SUMMER'S CHILDREN is the story of a young man who tries to escape his troubled home and sister to find a new life for himself. He takes on a new job and enters into new relationships, but ... See full summary »
As a part of a special government reform program, inmate J.T. Blake has to take care of Johnny Reynolds who has cerebral palsy. In the meantime, another inmate wants to take care of J.T. Blake forever.
Allan A. Goldstein
R. Nelson Brown,
SUMMER'S CHILDREN is the story of a young man who tries to escape his troubled home and sister to find a new life for himself. He takes on a new job and enters into new relationships, but his sister pursues him in a cat and mouse game, getting into trouble in the city's seedy underground. In a series of flashbacks, we discover the reasons for his initial departure, as he and his sister try to find a peaceful resolution to their feelings about each other. Written by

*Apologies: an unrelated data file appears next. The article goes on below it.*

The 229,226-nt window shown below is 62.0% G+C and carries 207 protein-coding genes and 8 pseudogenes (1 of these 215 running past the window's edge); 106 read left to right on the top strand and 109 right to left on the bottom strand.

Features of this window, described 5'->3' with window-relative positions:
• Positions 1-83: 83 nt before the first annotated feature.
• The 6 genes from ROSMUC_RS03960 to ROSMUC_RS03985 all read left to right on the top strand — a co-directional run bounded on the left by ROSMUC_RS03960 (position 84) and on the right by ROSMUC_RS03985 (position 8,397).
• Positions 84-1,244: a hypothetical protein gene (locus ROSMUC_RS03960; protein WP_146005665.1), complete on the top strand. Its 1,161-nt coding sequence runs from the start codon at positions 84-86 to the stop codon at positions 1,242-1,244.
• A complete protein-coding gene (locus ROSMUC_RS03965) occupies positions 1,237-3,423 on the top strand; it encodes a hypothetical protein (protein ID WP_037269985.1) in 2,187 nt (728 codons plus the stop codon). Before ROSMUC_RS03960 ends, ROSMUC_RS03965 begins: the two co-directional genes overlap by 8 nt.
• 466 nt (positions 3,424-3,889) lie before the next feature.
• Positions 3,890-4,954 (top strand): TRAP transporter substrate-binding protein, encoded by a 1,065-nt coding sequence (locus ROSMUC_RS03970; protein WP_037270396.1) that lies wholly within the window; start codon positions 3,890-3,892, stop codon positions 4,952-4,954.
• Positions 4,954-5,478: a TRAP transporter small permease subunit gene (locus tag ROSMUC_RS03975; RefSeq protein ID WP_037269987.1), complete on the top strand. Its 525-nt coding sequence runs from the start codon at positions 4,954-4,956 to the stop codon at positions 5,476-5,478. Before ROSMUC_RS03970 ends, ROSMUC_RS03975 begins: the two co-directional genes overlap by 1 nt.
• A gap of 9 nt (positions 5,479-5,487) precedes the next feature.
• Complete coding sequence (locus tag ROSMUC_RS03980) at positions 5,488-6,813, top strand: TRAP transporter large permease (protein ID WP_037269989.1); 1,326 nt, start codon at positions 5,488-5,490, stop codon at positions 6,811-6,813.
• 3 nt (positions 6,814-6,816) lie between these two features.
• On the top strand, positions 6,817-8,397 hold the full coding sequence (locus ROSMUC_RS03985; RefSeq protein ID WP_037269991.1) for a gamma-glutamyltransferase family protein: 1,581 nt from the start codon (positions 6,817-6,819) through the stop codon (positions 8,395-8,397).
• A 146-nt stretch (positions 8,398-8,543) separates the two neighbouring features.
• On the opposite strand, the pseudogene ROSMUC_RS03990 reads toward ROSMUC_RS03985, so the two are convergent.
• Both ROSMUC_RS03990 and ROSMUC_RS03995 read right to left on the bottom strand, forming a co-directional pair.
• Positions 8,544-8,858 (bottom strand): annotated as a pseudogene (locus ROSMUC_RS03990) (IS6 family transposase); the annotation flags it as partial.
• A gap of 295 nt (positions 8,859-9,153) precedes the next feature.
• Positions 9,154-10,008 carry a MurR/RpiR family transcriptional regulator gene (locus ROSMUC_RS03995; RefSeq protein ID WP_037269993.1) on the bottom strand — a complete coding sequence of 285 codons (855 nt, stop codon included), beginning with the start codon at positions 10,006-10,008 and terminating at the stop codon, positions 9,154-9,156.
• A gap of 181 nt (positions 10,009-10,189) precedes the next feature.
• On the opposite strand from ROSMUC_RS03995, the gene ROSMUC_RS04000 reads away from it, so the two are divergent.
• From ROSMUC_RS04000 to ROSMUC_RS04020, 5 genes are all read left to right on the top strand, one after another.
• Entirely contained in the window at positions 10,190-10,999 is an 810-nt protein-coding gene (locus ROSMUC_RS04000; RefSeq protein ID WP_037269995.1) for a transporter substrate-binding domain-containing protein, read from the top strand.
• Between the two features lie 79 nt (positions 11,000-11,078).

A prime cause of this film's failure is its very disjointed screenplay, which bedevils staunch efforts of some fine Canadian actors, in particular: Don Francks, Kate Lynch, Patricia Collins and Michael Ironside. The plot relates some sort of ostensible attempt by a young man to recover that portion of his memory lost due to a road collision, but a woefully low budget controls the action more than does the director. Whoever edited this misplay should be called to account for some gratingly inadequate footage, including that in several scenes wherein the players' dialogue is drowned by traffic and other extraneous noises. The inner elements of the flashback saturated script incorporate a wide range of themes, including detection, filial loyalty, and sexual vagaries (among which: incest), but a huge gap remains between these and their development.
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